This study investigates monetary and financial shocks on macroeconomic variables, focusing on the role of banking intervention. For this purpose, a Keynesian dynamic stochastic general equilibrium (DSGE) model is designed for Iran’s economy that involves financial and banking sectors. The results of the model simulation show that the financial accelerator theory works in the Iranian economy. Also, the intermediary role is confirmed by the impulse response function. In other words, economic policies can impress on macroeconomic indicators more when banks intervene in the economy. Therefore, to control the effects of economic shocks on banks' performance, it has been suggested that monetary policymakers pay attention to the important roles of financial markets in the transfer mechanism and monetary policy intensity. On the other hand, because of mandatory rules of interest rates determination, banks have to establish a commission and nonprofit services instead of sharing income to decrease the effect of economic shocks.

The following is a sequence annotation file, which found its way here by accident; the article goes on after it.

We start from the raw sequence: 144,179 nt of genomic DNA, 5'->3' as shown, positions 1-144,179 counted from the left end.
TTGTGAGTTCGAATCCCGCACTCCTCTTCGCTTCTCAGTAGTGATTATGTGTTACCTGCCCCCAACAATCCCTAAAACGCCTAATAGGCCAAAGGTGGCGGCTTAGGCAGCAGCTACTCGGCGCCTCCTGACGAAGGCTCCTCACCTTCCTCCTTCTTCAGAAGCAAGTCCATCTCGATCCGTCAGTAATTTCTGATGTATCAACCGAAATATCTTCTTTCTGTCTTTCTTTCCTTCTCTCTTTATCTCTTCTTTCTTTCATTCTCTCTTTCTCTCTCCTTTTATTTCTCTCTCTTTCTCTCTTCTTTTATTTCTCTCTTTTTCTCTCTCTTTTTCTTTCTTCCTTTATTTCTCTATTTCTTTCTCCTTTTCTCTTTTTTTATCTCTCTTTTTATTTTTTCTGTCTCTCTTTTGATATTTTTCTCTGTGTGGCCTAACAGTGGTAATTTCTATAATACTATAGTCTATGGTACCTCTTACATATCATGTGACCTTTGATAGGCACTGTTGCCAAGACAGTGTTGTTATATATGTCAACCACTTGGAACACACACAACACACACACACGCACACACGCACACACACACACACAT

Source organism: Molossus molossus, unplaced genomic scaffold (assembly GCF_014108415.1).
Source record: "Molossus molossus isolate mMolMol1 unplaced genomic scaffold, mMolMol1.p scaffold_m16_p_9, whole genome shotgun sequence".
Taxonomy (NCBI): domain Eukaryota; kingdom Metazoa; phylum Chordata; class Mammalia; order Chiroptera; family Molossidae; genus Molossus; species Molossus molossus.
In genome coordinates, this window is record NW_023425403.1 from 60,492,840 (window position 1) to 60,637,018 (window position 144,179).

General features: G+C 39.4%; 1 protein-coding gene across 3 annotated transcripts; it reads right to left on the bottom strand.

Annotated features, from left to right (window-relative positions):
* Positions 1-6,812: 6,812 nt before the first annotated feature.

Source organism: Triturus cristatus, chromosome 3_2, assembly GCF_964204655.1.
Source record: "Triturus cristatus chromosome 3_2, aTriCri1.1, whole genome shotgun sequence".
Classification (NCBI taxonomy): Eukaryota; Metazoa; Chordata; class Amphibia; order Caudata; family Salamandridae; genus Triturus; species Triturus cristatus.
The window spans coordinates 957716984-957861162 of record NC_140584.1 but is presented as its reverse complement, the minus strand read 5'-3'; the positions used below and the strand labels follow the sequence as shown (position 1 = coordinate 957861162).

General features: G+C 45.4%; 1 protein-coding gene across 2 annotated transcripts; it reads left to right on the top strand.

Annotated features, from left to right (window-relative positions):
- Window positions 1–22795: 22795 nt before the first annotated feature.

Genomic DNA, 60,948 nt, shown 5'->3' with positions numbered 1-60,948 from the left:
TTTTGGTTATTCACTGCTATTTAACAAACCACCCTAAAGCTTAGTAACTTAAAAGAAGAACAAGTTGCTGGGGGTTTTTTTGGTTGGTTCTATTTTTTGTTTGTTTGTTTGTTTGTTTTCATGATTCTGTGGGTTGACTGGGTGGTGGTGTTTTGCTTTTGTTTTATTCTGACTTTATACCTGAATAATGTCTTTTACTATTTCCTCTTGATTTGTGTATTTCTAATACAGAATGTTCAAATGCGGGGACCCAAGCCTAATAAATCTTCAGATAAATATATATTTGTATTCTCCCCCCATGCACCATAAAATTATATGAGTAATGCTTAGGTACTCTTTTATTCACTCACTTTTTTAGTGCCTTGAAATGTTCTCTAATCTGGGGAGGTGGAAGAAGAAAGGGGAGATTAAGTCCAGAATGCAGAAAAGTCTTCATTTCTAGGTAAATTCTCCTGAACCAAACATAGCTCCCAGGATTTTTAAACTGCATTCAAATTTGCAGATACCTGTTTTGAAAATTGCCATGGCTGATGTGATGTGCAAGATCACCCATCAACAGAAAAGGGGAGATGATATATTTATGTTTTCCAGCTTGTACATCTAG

The technological revolution has spread over today's world, and it is clearly seen in banking, especially electronic banking. E-Banking has many dimensions, criteria, and components, and judging its progress based on dimensions leads to difficulty and bias. There is also a lack of comprehensive information references in the literature. Therefore, introducing a combinational index to accurately assess its progress is inevitable. In this research, the E-Banking Progress Index (E-BPI), which focuses on the infrastructures and the tools of e-banking and has five dimensions: Technical and Communicational Infrastructures; Services; Cultural-Educational Infrastructures; Security and Supervision; and Legal-Regulatory Infrastructures is created. It also has several applications in investigating the progress of e-banking in a bank or a country and comparing it among banks or countries. This research, using Analytic Hierarchy Process (AHP), leads to the introduction of a combinational index to measure the progress of e-banking, which is able to analyze its strength and weakness. E-BPI provides a score between 0 and 1. The more the score, the stronger the e-banking is.